Akismet Kills Comment Spam

Akismet is a new comment spam defeating system designed by WordPress creator Matt Mullenweg. Instead of filtering all comments locally, each comment’s data is sent out to the Akismet servers and tested among spam for other sites to create a far more accurate judgment of it’s validity. The only prerequisite is a WordPress.com API key, which can be signed up for at their site. Installation couldn’t be simpler, too. Per their public request, I’ve disabled other comment spam plugins such as Bad Behavior (which may or may not fix RSS issues a few people are having). So far, I’m quite impressed with how easy it is to use. Time will tell if it really works. If you’re interested in using it on your own site, you can check out their FAQ, or go right ahead and download the WordPress plugin.

Update: It’s been 15 days since I activated Akismet and disabled all my other comment spam plugins, and so far I’ve seen only one unmoderated spam comment, while Akismet has blocked 1477 others. Those are impressive results! Also, WordPress.com is out of beta for those interested in getting an API key.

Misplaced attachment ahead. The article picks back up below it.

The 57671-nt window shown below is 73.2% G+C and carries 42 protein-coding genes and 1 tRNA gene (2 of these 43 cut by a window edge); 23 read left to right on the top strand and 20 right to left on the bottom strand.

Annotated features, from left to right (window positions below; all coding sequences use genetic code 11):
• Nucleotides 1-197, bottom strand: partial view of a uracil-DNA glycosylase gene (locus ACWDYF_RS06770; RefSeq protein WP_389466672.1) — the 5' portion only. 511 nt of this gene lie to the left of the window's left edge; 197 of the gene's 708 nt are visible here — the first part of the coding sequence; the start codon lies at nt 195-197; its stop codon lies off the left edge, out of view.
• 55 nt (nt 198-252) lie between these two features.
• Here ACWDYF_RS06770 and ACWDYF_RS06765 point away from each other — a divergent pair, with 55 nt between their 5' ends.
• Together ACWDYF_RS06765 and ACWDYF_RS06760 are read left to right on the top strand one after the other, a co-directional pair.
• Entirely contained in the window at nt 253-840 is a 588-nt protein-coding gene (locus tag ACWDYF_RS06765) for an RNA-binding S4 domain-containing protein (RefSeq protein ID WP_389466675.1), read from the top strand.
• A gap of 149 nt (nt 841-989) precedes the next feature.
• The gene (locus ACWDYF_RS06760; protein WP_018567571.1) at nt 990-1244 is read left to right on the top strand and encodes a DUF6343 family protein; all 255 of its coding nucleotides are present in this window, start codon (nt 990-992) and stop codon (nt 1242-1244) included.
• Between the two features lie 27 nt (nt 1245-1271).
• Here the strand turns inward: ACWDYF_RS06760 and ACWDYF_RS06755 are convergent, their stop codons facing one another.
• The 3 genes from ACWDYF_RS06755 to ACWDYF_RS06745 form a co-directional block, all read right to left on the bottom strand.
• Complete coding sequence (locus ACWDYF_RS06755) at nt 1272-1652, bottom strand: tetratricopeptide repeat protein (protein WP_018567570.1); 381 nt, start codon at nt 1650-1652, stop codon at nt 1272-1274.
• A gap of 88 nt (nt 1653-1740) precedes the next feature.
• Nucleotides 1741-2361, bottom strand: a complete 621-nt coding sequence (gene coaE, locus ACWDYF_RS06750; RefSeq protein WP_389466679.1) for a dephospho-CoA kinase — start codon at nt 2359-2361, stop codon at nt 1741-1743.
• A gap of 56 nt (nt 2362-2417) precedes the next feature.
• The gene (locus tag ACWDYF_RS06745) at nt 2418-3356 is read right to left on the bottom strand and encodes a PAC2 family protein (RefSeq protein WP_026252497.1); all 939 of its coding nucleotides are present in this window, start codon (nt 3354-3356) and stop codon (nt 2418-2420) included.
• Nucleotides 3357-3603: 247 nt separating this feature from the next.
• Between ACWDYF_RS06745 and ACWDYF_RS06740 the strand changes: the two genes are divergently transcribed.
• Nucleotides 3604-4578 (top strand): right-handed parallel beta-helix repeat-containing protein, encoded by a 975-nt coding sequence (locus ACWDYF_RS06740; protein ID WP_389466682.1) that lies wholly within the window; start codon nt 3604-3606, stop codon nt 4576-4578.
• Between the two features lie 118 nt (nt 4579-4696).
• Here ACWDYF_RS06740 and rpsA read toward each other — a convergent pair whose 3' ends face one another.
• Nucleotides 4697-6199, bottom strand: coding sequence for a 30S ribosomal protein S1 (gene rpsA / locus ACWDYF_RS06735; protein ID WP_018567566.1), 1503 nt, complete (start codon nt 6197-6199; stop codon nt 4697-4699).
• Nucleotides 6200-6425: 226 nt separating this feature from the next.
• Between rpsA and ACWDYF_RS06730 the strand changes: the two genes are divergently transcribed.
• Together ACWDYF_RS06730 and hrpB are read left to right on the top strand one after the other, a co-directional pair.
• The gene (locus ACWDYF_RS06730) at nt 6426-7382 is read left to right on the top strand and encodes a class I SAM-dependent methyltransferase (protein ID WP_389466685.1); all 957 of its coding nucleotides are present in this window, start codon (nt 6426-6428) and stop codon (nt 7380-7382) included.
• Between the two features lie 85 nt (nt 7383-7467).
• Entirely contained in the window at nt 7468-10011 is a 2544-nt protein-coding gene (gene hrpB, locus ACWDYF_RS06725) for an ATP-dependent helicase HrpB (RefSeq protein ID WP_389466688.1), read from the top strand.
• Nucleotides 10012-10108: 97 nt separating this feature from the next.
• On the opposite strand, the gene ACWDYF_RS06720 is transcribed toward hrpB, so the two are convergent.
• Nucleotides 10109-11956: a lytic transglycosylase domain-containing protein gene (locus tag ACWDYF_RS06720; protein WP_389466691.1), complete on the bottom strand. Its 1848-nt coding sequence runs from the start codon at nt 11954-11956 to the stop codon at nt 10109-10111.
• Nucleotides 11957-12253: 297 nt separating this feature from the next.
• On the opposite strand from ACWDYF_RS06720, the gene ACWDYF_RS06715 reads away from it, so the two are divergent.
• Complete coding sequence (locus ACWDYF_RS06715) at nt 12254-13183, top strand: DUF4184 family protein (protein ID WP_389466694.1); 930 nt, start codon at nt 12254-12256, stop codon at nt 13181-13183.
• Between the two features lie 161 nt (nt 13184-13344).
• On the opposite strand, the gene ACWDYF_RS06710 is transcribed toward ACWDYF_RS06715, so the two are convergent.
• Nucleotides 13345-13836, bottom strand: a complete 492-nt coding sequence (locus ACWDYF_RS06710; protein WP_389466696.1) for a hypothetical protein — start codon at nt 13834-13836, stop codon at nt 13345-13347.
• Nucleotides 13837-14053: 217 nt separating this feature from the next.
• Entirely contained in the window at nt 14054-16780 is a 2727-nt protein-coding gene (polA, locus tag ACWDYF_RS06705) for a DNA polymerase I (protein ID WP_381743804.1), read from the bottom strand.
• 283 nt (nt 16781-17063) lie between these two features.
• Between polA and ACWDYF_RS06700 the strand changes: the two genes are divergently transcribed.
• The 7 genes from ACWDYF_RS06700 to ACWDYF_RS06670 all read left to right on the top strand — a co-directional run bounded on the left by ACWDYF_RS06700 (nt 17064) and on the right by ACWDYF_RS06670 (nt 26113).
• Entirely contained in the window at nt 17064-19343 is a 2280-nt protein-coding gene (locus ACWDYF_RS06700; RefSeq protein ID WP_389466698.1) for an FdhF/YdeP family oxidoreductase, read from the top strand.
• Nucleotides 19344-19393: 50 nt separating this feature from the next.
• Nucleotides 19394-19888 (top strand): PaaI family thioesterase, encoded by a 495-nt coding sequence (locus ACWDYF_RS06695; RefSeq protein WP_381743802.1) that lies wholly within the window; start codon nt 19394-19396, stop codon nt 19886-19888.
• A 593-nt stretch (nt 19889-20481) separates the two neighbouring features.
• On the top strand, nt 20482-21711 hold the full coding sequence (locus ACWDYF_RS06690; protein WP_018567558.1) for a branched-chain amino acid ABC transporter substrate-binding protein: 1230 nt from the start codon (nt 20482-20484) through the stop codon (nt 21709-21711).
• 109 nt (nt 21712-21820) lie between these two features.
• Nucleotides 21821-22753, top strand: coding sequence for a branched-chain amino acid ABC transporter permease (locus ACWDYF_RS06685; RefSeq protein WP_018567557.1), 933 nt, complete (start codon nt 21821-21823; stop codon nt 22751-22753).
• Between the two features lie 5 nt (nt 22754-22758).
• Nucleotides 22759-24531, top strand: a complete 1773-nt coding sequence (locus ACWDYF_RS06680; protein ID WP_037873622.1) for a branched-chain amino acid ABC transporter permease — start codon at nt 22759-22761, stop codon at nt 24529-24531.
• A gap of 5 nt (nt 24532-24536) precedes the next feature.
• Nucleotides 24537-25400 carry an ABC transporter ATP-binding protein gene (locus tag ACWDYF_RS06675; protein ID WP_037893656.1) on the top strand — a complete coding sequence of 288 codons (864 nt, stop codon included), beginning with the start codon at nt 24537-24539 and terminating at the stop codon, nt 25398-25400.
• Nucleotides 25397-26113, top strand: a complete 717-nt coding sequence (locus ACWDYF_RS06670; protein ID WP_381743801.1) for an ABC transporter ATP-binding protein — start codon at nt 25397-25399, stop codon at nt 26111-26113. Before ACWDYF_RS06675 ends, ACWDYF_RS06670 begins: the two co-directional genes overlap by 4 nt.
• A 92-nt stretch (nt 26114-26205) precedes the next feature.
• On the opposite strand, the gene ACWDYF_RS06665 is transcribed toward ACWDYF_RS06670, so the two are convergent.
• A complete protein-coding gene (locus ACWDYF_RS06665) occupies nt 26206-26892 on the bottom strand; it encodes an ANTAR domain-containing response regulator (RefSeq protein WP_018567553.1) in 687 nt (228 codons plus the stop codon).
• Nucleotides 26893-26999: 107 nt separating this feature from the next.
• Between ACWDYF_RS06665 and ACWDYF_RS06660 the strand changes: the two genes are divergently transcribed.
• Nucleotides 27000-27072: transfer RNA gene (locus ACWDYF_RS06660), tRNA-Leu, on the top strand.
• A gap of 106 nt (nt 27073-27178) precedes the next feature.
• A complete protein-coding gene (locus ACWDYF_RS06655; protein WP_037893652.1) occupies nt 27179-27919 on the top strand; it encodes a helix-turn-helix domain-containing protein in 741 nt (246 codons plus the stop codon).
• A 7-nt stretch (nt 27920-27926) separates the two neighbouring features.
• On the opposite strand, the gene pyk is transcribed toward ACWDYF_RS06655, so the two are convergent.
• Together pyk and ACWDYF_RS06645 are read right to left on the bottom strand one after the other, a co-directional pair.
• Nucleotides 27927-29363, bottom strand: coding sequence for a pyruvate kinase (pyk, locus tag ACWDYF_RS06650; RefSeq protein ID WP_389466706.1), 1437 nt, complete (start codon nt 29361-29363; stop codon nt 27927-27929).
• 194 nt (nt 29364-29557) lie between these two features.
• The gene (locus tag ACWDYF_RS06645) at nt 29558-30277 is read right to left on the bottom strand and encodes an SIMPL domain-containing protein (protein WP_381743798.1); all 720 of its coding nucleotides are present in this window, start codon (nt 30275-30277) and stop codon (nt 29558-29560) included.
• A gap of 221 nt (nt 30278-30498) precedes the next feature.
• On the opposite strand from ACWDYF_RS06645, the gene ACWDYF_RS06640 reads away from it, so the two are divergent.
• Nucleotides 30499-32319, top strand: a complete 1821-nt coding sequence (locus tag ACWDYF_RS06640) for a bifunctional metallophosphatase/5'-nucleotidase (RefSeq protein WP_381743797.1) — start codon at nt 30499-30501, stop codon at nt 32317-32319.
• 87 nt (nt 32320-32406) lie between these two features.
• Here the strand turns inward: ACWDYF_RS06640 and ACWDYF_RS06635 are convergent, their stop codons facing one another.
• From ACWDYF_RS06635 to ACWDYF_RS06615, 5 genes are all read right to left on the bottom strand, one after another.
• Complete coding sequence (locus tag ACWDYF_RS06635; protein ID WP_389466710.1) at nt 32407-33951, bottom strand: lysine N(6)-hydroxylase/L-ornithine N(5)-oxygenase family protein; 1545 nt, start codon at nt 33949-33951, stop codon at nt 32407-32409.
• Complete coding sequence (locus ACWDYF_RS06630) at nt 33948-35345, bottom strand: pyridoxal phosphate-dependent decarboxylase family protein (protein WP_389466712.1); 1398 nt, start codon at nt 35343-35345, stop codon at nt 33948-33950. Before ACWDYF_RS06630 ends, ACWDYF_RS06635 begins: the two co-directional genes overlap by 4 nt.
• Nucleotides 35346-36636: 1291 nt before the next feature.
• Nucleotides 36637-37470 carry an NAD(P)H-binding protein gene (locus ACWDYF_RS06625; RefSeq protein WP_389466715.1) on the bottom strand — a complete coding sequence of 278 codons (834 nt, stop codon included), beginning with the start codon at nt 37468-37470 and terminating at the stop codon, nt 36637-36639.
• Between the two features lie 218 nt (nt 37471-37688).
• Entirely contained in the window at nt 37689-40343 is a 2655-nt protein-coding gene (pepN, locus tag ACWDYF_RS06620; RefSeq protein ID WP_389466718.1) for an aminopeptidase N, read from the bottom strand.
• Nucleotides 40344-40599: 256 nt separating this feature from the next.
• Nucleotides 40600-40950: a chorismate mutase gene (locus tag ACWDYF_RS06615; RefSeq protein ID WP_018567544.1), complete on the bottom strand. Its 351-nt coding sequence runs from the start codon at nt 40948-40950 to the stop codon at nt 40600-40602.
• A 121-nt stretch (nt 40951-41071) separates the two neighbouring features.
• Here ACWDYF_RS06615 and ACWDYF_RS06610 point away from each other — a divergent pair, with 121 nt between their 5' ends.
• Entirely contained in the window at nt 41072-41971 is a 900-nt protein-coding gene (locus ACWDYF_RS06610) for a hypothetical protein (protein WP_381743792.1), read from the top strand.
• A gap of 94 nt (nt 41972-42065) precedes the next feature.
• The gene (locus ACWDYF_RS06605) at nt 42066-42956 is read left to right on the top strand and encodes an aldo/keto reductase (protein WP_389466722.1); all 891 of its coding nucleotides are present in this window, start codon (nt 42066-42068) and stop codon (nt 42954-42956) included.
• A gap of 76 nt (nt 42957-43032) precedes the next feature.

Akismet Kills Comment Spam

4 thoughts on “Akismet Kills Comment Spam

  1. Akismet is great. Since I installed it I haven’t seen spam 1. So far it’s caught 91 comment spams. I’m just waiting for one of those comment spam flood days when I get inundated by the shite to see how it holds up under pressure. I can’t believe I’m looking forward to a flood of comment spam.


  2. I’ll stick with the Gatekeeper plugin from Eric Meyer. I wsa going to give this a shot, but I (and call me stupid) couldn’t find where to request the API key at that site. And just what the heck is the difference between wordpress.org and wordpress.com, anyway?

    On a side note, I’m commenting here in Mac/Firefox, and this comments box is spilling over into your sidebar.


  3. WordPress.org is the home for the WordPress publishing system itself and where all the development goes on, while WordPress.com is a Blogger-style effort to give anyone a free WordPress account so they can start using it without having to pay for servers and whatnot.

    Worth noting, WordPress.com runs on a pre-release version of WordPress MU, for multiple users. It’s pretty neat, and deserves a look if you’re planning to give blogging capabilities to a number of people.


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